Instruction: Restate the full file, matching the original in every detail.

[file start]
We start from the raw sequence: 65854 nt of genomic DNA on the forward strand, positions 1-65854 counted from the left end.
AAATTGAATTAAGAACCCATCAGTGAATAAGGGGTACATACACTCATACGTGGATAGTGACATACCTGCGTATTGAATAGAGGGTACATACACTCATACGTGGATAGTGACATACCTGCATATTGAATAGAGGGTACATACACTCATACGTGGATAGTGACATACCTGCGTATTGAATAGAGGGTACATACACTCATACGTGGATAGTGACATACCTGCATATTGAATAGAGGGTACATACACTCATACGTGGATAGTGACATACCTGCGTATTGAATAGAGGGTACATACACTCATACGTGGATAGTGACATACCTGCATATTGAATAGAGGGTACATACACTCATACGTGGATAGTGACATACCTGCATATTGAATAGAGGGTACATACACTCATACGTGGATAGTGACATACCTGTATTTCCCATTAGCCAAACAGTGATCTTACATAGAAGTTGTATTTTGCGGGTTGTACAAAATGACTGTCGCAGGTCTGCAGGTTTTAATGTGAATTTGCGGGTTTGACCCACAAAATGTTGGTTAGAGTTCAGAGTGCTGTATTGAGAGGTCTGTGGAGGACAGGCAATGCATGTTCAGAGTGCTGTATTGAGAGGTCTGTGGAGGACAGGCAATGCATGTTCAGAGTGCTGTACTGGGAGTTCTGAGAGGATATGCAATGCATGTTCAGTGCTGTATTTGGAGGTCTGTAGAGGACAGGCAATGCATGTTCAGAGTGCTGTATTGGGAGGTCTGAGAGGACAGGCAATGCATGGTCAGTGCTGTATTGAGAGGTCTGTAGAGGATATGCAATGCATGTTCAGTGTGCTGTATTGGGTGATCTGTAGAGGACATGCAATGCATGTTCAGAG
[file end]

We start from the raw sequence: 65854 nt of genomic DNA on the forward strand, positions 1-65854 counted from the left end.
AAATTGAATTAAGAACCCATCAGTGAATAAGGGGTACATACACTCATACGTGGATAGTGACATACCTGCGTATTGAATAGAGGGTACATACACTCATACGTGGATAGTGACATACCTGCATATTGAATAGAGGGTACATACACTCATACGTGGATAGTGACATACCTGCGTATTGAATAGAGGGTACATACACTCATACGTGGATAGTGACATACCTGCATATTGAATAGAGGGTACATACACTCATACGTGGATAGTGACATACCTGCGTATTGAATAGAGGGTACATACACTCATACGTGGATAGTGACATACCTGCATATTGAATAGAGGGTACATACACTCATACGTGGATAGTGACATACCTGCATATTGAATAGAGGGTACATACACTCATACGTGGATAGTGACATACCTGTATTTCCCATTAGCCAAACAGTGATCTTACATAGAAGTTGTATTTTGCGGGTTGTACAAAATGACTGTCGCAGGTCTGCAGGTTTTAATGTGAATTTGCGGGTTTGACCCACAAAATGTTGGTTAGAGTTCAGAGTGCTGTATTGAGAGGTCTGTGGAGGACAGGCAATGCATGTTCAGAGTGCTGTATTGAGAGGTCTGTGGAGGACAGGCAATGCATGTTCAGAGTGCTGTACTGGGAGTTCTGAGAGGATATGCAATGCATGTTCAGTGCTGTATTTGGAGGTCTGTAGAGGACAGGCAATGCATGTTCAGAGTGCTGTATTGGGAGGTCTGAGAGGACAGGCAATGCATGGTCAGTGCTGTATTGAGAGGTCTGTAGAGGATATGCAATGCATGTTCAGTGTGCTGTATTGGGTGATCTGTAGAGGACATGCAATGCATGTTCAGAG